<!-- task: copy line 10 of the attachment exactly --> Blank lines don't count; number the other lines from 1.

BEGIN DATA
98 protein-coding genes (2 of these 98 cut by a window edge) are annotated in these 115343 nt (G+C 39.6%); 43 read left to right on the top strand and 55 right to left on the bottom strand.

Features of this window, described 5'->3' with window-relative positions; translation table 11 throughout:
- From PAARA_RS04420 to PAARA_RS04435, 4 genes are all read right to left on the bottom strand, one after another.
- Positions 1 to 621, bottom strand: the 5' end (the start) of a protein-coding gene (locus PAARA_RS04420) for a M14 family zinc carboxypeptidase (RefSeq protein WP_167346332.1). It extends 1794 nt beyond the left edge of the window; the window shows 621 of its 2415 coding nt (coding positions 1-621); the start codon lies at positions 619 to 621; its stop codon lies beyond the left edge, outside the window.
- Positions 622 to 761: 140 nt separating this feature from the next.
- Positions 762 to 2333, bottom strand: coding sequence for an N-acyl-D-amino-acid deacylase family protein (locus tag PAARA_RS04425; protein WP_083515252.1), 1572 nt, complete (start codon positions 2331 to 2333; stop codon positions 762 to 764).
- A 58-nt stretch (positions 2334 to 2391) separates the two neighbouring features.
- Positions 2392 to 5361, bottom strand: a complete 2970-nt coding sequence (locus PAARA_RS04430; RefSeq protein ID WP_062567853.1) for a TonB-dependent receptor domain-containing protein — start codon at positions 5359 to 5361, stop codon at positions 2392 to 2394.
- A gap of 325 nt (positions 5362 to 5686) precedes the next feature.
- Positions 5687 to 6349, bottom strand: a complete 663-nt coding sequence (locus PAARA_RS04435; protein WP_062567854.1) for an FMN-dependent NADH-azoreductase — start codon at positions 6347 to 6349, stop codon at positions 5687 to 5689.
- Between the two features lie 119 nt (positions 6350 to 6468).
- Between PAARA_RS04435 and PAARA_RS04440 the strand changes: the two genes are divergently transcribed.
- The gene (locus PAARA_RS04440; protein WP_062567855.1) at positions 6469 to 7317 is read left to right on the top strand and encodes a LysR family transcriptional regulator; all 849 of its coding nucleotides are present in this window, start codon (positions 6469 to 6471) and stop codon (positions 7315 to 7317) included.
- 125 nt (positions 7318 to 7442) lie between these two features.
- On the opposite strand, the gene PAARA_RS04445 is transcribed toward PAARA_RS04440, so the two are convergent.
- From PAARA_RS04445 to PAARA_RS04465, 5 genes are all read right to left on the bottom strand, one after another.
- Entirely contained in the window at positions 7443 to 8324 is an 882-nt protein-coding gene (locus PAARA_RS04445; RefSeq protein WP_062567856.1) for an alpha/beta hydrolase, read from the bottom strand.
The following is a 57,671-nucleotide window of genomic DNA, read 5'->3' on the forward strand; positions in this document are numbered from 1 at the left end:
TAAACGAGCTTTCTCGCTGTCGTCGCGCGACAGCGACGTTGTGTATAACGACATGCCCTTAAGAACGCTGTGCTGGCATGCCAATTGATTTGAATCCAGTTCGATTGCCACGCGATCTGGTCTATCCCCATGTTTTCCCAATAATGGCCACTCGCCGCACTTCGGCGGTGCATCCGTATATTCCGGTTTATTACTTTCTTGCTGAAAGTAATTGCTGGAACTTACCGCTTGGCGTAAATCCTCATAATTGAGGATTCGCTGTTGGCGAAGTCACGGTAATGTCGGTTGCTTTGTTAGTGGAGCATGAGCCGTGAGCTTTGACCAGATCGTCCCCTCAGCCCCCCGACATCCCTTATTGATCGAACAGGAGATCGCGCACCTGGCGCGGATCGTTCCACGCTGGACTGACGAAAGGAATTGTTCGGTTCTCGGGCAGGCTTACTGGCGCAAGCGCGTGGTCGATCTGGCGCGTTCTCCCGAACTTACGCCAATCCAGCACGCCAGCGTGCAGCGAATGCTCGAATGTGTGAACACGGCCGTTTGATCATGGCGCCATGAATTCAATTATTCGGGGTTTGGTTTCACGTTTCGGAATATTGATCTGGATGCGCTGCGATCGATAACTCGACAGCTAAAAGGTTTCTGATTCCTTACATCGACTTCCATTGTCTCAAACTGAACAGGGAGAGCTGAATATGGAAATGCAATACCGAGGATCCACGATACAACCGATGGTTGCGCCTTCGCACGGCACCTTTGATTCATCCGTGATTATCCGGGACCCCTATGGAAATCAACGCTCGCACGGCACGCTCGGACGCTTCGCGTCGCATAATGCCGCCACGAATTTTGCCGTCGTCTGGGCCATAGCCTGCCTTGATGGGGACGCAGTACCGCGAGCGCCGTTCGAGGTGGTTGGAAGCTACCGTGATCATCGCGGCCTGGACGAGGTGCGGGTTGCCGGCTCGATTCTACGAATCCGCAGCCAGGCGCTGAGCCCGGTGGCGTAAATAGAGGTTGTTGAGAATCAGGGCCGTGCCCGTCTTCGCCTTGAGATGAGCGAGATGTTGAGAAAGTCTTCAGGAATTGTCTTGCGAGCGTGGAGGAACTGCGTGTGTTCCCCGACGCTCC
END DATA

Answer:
- Positions 5687 to 6349, bottom strand: a complete 663-nt coding sequence (locus PAARA_RS04435; protein WP_062567854.1) for an FMN-dependent NADH-azoreductase — start codon at positions 6347 to 6349, stop codon at positions 5687 to 5689.